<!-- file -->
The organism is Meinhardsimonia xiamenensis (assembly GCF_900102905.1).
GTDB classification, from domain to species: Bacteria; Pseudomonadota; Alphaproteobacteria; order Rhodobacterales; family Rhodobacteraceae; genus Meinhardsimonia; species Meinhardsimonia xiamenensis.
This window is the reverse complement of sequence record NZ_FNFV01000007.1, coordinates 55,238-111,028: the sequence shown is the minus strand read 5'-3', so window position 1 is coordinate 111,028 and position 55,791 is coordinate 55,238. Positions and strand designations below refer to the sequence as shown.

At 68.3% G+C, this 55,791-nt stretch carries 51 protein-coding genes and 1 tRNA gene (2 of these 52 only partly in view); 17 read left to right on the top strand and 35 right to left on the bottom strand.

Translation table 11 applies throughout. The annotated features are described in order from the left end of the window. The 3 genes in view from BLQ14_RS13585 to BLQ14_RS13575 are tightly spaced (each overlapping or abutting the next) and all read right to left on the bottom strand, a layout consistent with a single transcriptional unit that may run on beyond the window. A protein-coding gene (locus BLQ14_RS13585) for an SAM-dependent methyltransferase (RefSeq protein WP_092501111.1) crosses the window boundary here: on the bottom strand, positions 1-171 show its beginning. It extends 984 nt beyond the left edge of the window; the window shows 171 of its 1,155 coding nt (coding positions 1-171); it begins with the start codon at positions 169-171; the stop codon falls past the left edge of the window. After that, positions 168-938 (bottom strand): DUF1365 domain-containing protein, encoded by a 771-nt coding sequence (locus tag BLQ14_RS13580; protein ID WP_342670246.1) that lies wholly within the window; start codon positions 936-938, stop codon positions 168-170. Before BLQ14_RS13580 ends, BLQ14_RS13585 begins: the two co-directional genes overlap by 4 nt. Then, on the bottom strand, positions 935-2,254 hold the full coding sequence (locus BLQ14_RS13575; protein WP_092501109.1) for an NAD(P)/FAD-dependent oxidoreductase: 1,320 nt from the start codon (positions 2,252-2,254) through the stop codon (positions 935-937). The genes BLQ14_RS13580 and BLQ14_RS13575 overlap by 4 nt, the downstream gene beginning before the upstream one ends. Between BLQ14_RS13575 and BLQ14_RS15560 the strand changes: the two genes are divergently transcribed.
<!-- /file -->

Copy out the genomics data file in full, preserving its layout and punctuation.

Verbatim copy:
The organism is Meinhardsimonia xiamenensis (assembly GCF_900102905.1).
GTDB classification, from domain to species: Bacteria; Pseudomonadota; Alphaproteobacteria; order Rhodobacterales; family Rhodobacteraceae; genus Meinhardsimonia; species Meinhardsimonia xiamenensis.
This window is the reverse complement of sequence record NZ_FNFV01000007.1, coordinates 55,238-111,028: the sequence shown is the minus strand read 5'-3', so window position 1 is coordinate 111,028 and position 55,791 is coordinate 55,238. Positions and strand designations below refer to the sequence as shown.

At 68.3% G+C, this 55,791-nt stretch carries 51 protein-coding genes and 1 tRNA gene (2 of these 52 only partly in view); 17 read left to right on the top strand and 35 right to left on the bottom strand.

Translation table 11 applies throughout. The annotated features are described in order from the left end of the window. The 3 genes in view from BLQ14_RS13585 to BLQ14_RS13575 are tightly spaced (each overlapping or abutting the next) and all read right to left on the bottom strand, a layout consistent with a single transcriptional unit that may run on beyond the window. A protein-coding gene (locus BLQ14_RS13585) for an SAM-dependent methyltransferase (RefSeq protein WP_092501111.1) crosses the window boundary here: on the bottom strand, positions 1-171 show its beginning. It extends 984 nt beyond the left edge of the window; the window shows 171 of its 1,155 coding nt (coding positions 1-171); it begins with the start codon at positions 169-171; the stop codon falls past the left edge of the window. After that, positions 168-938 (bottom strand): DUF1365 domain-containing protein, encoded by a 771-nt coding sequence (locus tag BLQ14_RS13580; protein ID WP_342670246.1) that lies wholly within the window; start codon positions 936-938, stop codon positions 168-170. Before BLQ14_RS13580 ends, BLQ14_RS13585 begins: the two co-directional genes overlap by 4 nt. Then, on the bottom strand, positions 935-2,254 hold the full coding sequence (locus BLQ14_RS13575; protein WP_092501109.1) for an NAD(P)/FAD-dependent oxidoreductase: 1,320 nt from the start codon (positions 2,252-2,254) through the stop codon (positions 935-937). The genes BLQ14_RS13580 and BLQ14_RS13575 overlap by 4 nt, the downstream gene beginning before the upstream one ends. Between BLQ14_RS13575 and BLQ14_RS15560 the strand changes: the two genes are divergently transcribed.